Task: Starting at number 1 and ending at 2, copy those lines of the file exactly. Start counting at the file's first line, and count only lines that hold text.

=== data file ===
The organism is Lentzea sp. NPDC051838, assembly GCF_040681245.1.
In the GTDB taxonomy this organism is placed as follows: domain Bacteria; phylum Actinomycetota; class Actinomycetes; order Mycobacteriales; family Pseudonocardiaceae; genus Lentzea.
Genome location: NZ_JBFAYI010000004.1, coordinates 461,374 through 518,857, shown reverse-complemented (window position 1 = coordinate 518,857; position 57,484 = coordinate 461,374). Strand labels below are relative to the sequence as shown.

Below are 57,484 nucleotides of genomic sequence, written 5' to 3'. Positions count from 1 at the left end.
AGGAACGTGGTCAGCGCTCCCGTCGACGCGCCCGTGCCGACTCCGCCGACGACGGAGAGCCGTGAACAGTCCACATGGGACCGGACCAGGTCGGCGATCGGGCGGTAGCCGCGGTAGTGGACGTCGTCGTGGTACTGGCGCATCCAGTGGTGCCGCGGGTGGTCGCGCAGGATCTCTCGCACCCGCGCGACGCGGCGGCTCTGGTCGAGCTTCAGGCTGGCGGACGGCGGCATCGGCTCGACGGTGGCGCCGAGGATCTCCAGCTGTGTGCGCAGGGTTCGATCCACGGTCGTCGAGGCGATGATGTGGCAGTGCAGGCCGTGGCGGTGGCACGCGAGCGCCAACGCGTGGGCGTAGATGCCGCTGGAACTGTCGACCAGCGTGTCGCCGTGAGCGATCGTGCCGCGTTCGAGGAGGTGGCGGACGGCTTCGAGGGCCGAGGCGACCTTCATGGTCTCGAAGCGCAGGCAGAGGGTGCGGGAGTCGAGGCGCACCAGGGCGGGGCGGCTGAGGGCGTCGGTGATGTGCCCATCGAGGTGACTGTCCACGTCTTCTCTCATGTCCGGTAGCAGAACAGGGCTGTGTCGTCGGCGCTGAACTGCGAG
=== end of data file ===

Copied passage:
The organism is Lentzea sp. NPDC051838, assembly GCF_040681245.1.
In the GTDB taxonomy this organism is placed as follows: domain Bacteria; phylum Actinomycetota; class Actinomycetes; order Mycobacteriales; family Pseudonocardiaceae; genus Lentzea.